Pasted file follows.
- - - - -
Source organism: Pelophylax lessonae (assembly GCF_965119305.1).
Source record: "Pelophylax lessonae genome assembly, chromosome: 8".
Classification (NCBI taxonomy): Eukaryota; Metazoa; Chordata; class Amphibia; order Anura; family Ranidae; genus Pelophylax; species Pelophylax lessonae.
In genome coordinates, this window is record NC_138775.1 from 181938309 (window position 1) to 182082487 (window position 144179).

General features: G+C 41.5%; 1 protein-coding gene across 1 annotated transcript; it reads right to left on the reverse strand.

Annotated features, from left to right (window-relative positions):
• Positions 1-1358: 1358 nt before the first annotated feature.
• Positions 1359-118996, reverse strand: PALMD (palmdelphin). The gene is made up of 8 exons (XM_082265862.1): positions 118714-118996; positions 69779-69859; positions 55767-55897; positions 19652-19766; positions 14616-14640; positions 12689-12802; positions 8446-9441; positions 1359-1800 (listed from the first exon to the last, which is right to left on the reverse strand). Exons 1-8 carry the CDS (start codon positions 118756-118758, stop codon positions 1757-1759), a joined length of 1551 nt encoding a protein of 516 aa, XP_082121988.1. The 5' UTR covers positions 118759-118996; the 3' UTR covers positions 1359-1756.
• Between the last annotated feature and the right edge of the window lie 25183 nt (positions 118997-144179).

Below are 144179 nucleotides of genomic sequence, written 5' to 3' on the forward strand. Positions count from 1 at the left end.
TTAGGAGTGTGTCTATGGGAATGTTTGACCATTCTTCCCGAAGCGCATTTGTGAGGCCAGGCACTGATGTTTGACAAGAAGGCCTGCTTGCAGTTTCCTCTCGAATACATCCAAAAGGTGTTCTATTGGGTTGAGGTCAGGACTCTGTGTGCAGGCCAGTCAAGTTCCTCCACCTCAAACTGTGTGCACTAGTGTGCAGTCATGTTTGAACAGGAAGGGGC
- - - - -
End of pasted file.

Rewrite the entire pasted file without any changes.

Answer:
Source organism: Pelophylax lessonae (assembly GCF_965119305.1).
Source record: "Pelophylax lessonae genome assembly, chromosome: 8".
Classification (NCBI taxonomy): Eukaryota; Metazoa; Chordata; class Amphibia; order Anura; family Ranidae; genus Pelophylax; species Pelophylax lessonae.
In genome coordinates, this window is record NC_138775.1 from 181938309 (window position 1) to 182082487 (window position 144179).

General features: G+C 41.5%; 1 protein-coding gene across 1 annotated transcript; it reads right to left on the reverse strand.

Annotated features, from left to right (window-relative positions):
• Positions 1-1358: 1358 nt before the first annotated feature.
• Positions 1359-118996, reverse strand: PALMD (palmdelphin). The gene is made up of 8 exons (XM_082265862.1): positions 118714-118996; positions 69779-69859; positions 55767-55897; positions 19652-19766; positions 14616-14640; positions 12689-12802; positions 8446-9441; positions 1359-1800 (listed from the first exon to the last, which is right to left on the reverse strand). Exons 1-8 carry the CDS (start codon positions 118756-118758, stop codon positions 1757-1759), a joined length of 1551 nt encoding a protein of 516 aa, XP_082121988.1. The 5' UTR covers positions 118759-118996; the 3' UTR covers positions 1359-1756.
• Between the last annotated feature and the right edge of the window lie 25183 nt (positions 118997-144179).

Below are 144179 nucleotides of genomic sequence, written 5' to 3' on the forward strand. Positions count from 1 at the left end.
TTAGGAGTGTGTCTATGGGAATGTTTGACCATTCTTCCCGAAGCGCATTTGTGAGGCCAGGCACTGATGTTTGACAAGAAGGCCTGCTTGCAGTTTCCTCTCGAATACATCCAAAAGGTGTTCTATTGGGTTGAGGTCAGGACTCTGTGTGCAGGCCAGTCAAGTTCCTCCACCTCAAACTGTGTGCACTAGTGTGCAGTCATGTTTGAACAGGAAGGGGC